Ka-band ranging provides the phase center (PC) to phase center range, which needs to be converted to the center of mass (CM) to center of mass range. Nominally, both PC and CM lie on the line connecting the spacecraft GRAIL A and GRAIL B. In this case, the conversion should be done simply by adding the CM-to-PC distance L to the measured range for both spacecraft. However, due to various technical reasons, such as displacement of the true CM from its nominal position in the SRF, or spacecraft attitude fluctuations, the PC and CM define a unit vector that may be different from the nominal line of sight. The objectives of the software are to determine the actual line of sight direction for each spacecraft and correct the previously recorded range data, and to provide instructions for how to maneuver each spacecraft to make necessary attitude corrections.
While elements of this approach have been used for the boresight calibration in the GRACE project, the new software brings this technology to the industrial level. It is now fully documented and can be used by people other than its developers. This innovation provides graphic outputs and log files that are critical for quick analysis and troubleshooting. In addition to the line of sight direction, the software allows one to evaluate the CM-PC base length, which is important when the PM location is subject to variations (e.g., due to fuel depletion).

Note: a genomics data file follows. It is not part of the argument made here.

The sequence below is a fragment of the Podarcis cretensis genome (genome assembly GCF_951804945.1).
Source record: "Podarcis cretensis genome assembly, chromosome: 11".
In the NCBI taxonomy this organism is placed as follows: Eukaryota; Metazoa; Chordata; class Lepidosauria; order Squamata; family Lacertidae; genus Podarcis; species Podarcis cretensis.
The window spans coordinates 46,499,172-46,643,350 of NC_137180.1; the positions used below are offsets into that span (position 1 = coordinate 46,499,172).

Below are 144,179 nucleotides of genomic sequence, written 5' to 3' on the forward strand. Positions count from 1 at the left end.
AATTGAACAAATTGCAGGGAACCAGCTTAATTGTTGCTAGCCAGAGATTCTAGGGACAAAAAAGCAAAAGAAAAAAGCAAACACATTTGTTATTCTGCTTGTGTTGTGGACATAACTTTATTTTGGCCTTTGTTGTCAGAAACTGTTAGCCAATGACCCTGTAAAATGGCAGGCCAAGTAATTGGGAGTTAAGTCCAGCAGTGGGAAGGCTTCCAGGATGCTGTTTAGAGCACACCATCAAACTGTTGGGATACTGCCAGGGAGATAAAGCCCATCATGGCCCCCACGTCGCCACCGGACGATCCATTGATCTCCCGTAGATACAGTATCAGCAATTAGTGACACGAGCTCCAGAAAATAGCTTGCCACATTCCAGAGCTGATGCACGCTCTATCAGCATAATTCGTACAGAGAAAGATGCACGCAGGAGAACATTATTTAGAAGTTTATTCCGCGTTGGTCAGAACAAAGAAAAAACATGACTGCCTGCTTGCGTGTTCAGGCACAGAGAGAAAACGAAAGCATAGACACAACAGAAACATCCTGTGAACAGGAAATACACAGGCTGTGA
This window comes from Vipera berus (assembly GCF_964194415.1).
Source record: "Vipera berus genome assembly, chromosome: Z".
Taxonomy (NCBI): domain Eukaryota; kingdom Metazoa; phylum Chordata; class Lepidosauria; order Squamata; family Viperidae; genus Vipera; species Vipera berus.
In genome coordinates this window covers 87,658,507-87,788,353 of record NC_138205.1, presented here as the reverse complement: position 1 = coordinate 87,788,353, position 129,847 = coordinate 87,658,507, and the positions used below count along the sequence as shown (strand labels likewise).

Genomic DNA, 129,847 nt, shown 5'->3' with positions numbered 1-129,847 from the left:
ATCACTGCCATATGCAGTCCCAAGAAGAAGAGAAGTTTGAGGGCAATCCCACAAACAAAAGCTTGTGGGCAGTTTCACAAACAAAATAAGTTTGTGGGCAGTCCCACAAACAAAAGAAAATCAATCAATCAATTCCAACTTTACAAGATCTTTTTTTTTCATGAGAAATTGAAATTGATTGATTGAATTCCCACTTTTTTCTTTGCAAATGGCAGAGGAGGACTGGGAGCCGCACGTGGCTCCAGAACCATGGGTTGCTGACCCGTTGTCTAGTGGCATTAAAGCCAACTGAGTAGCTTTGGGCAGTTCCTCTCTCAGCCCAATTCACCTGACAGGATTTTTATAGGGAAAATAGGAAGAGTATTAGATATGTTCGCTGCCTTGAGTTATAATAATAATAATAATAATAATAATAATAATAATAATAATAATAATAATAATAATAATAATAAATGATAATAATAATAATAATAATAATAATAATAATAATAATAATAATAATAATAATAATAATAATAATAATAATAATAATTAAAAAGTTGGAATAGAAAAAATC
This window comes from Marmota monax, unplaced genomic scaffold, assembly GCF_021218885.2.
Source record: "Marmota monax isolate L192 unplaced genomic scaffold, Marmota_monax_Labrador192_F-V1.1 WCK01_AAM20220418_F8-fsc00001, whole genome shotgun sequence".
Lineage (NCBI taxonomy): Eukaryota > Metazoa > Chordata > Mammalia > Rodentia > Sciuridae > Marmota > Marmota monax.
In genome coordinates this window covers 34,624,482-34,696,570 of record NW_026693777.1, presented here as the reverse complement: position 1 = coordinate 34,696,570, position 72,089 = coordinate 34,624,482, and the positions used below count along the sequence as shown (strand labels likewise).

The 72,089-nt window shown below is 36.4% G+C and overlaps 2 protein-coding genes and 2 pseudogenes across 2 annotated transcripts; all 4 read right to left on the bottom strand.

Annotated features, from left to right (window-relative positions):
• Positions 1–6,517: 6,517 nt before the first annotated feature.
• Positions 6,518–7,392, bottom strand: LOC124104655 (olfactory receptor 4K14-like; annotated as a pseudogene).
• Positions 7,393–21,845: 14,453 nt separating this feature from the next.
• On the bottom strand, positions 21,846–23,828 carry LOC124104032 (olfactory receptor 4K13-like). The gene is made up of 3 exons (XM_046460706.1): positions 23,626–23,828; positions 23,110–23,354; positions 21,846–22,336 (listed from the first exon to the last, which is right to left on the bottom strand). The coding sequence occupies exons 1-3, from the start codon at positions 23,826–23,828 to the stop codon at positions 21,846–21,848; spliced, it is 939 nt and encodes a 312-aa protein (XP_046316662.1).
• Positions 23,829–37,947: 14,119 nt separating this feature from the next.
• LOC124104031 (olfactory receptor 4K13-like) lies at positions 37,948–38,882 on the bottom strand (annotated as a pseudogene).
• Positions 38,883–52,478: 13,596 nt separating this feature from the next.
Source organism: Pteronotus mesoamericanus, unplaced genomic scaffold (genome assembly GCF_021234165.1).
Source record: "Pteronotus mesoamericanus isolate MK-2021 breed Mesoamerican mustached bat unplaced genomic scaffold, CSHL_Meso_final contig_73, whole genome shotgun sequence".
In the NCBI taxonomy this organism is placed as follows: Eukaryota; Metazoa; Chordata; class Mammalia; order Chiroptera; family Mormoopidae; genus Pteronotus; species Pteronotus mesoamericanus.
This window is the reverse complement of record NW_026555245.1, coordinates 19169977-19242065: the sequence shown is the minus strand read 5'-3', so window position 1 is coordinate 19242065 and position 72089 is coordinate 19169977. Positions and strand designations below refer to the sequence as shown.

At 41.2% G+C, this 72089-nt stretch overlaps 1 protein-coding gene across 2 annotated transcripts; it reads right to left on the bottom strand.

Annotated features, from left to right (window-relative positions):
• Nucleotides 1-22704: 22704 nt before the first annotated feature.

This software is implemented in Python and offers excellent cross-platform porting possibilities. It is very versatile, and may be applied under various circumstances and for other related purposes. This innovation is capable of combining the input data from several calibration maneuvers, evaluating individual range biases, and compressing the time stamps. It uses Lagrange interpolation for the orbit data, and a unique quaternion-interpolating algorithm for interpolating the attitude data. As a result, data files with different data rates and independent time stamps can be handled together.